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Spring Biking Tips

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Spring Biking Tips

Spring Biking Tips

 

Starting biking in the Okanagan is a wonderful thing after the winter.  This article will provide some tips on how to safely transition to spring time biking.

 

Tune-up your bike:

If you put your bike in storage without a fall tune-up your bike will need some checking and adjusting.  You can either take your bike to a local bike store or, if you are competent and you have the tools, tune it up yourself. 

A Tune up should include:

Tire inflation to the correct PSI (check the sidewall and then adjust for your weight/riding style).

Test the shifting.

Check brake pads/rotors for wear.  Ensure that the brakes pull to close evenly without rubbing and that there is good power.

Lubrication of chain and jockey wheels.

Visual inspection of the frame for cracks, etc.

Bolt Check. Check that all the bolts are still tight (a torque wrench designed for bikes is a great investment, especially for a bike with carbon fibre components).  You never want to experience a handlebar loosening on a downhill!  Also check that the quick release or bolts on the wheels are properly adjusted.

Check that the rubber on your tires is in good condition i.e. there is no cracking or significant loss of tread. 

Clean your bike, especially the drive train.  

Consider replacing your chain and or cassette (gears).  These components wear together and if they are too worn you will need to replace both.  If you replace the chain often enough (depending on how much you ride) you can get by with replacing only that component.

If you ride with clipless pedals, check the cleat and replace if worn.  Also replace the bolt that holds the cleat onto the shoe if they are starting to wear down.

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Check your comfort:

If you had discomfort on your bike last year or you are riding a new bike, get your bike properly fitted for you.  If you had discomfort last year, it will probably return again this year once you start to increase the length of your rides.  A thorough bike fit should include an examination of your flexibility and strength, as well as your position on the bike and pedalling technique.  Addressing the muscle impairments, pedalling technique and adjustments to the bike will make a huge difference in comfort.

 

Start Slow and Spin:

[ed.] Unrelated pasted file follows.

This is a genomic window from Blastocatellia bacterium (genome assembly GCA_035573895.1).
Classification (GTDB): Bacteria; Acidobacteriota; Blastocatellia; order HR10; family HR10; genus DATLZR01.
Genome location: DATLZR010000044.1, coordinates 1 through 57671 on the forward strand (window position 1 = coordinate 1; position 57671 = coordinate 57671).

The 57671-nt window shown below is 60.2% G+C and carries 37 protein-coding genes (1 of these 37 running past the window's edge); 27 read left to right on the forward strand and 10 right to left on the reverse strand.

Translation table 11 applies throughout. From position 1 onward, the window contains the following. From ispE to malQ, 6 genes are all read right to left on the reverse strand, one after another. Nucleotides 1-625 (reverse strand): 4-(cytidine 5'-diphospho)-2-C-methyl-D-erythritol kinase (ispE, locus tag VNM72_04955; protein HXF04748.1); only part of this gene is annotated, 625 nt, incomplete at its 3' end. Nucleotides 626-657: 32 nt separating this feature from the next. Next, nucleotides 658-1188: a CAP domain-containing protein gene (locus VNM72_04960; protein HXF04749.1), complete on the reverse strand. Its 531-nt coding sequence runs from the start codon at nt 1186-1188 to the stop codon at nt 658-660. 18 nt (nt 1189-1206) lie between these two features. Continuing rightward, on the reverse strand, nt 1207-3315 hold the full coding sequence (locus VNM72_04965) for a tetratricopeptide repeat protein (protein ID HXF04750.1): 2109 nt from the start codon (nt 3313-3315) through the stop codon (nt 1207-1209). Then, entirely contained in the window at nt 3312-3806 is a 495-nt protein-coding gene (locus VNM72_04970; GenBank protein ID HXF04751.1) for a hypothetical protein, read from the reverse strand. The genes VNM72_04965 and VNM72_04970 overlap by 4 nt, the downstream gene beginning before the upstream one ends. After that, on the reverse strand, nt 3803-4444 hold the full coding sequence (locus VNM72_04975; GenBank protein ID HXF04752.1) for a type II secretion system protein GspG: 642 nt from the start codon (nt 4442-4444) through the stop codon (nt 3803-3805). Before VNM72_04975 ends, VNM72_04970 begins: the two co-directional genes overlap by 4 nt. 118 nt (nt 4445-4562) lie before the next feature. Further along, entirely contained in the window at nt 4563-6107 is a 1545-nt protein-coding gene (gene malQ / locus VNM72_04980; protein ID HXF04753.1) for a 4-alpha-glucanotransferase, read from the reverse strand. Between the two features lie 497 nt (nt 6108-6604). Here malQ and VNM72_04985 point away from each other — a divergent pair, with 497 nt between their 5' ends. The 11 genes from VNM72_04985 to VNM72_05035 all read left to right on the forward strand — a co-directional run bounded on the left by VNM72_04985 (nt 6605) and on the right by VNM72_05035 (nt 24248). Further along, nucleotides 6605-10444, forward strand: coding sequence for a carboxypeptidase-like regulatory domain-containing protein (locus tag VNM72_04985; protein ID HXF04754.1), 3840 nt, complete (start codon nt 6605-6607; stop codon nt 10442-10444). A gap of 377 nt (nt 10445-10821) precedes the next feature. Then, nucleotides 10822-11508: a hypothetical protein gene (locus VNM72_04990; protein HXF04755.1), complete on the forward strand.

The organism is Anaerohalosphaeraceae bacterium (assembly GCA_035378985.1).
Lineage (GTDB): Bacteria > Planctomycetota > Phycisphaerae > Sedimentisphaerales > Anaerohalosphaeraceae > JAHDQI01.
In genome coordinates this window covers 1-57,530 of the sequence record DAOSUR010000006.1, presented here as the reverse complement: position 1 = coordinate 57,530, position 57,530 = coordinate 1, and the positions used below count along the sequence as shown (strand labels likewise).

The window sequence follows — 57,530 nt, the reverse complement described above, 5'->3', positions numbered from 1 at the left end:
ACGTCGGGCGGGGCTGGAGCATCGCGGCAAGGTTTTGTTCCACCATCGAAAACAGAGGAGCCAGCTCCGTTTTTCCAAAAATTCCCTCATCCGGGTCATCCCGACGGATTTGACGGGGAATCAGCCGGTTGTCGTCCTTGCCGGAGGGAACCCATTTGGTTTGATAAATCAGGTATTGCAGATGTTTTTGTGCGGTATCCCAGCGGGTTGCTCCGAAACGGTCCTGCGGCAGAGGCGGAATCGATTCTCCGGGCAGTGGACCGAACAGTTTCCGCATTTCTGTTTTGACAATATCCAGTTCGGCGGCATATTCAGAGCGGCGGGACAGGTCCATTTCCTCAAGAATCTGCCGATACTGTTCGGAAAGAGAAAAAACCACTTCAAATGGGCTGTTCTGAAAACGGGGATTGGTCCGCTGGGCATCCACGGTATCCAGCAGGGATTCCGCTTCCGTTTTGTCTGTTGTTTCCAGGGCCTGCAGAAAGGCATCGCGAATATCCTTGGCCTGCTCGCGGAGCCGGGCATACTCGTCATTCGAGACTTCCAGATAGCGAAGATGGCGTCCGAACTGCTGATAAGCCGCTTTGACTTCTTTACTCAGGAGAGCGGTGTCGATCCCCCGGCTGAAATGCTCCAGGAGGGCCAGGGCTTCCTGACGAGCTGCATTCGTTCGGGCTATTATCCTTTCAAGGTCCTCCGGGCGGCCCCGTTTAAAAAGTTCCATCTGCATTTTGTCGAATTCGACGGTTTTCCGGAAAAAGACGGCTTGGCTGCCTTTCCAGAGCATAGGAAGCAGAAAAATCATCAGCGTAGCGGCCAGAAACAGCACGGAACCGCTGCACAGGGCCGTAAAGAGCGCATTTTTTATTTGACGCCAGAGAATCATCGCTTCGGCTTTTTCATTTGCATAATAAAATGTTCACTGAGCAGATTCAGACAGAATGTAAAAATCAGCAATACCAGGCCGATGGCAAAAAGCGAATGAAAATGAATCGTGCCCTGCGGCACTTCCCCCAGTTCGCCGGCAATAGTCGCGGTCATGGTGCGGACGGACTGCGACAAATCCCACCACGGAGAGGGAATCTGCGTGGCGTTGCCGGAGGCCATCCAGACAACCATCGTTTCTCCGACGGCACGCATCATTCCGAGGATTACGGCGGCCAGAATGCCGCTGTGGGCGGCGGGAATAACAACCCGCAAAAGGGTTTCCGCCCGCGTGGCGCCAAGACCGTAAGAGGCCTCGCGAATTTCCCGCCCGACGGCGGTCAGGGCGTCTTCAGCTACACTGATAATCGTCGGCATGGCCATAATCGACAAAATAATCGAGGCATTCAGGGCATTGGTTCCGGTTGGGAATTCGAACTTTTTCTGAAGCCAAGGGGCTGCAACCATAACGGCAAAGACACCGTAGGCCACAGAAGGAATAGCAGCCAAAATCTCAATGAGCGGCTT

Make sure to build up your kilometres in a gradual fashion even when the sun is shining.  Pick a distance or length of time roughly half or your usual ride from the previous year and build on that.  A 10% increase in riding time per ride is a good rule of thumb.  Make sure you redevelop your spin, aiming for 90+ RPM’s on the flats.  Focus on trying to make completes circles with your legs.  Pay attention so that each leg is working the same.  Avoid a lot of big hills to start to avoid over stressing your knees

 

Check your helmet:

There doesn't seem to be a consensus on when to replace your helmet.  Some helmet companies recommend every three years, other companies have no recommendations.  Personally, I replace my helmet every three years as buying a helmet is a small price to pay for a healthy head!  All the companies will agree that a helmet should replaced after a crash where you hit your head.  At all times the helmet should fit properly according to the company’s user manual.  I hate to see both and adults and kids wearing helmets that don't fit properly and are essentially useless in a crash.  Buy the lightest helmet you can afford to take the load off your neck.

 

Invest in bike shorts:

Yes, that chamois does wear out and get thin.  I am a huge fan of great shorts even if you have a great seat.  Invest in the best shorts you can afford!

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Ross is a 1995 graduate of the University of Manitoba.  After graduation Ross continued to study and work in Georgia, USA, at a clinic renowed for treatment of patients, including professional athletes such as PGA golfers.  While in Georgia, he went on to specialize in spinal rehabilitation.  Ross returned to Canada in 2000 to work at Rutland Physical Therapy and continue his studies.  Ross completed his post graduate Diploma in Manual and Manipulative Therapy from the Canadian Physiotherapy Association in 2005.  This diploma allows the title Fellow of the Canadian Academy of Manual Physical Therapy (FCAMPT) to be used. In the fall of 2006, Ross joined the Kelowna Manual Therapy Centre as a partner.  Since joining the clinic Ross has completed his Gunn Intramuscular stimulation training with Dr. Chann Gunn in Vancouver.  Ross has a special interest in treating spinal conditions through manual therapy, IMS and specific therapeutic exercise.  Ross is married with two sons.  Ross is active cycling, running, hiking, camping and skiing.  Ross is a volunteer coach with the Telemark nordic racing program, coaching 10-15 year old athletes.

Physiotherapy Hours

Monday: 9:00 – 6:00
Tuesday: 8:00 – 5:00
Wednesday: 9:00 – 5:00
Thursday: 8:00 – 6:00
Friday: 8:00 – 5:00

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Tuesday: 9:00 – 5:00
Wednesday: 9:00 – 5:00
Thursday: 9:00 – 5:00
Friday: 9:00 – 5:00

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1934 Ambrosi Road Kelowna, BC V1Y 4R9

250.860.5152
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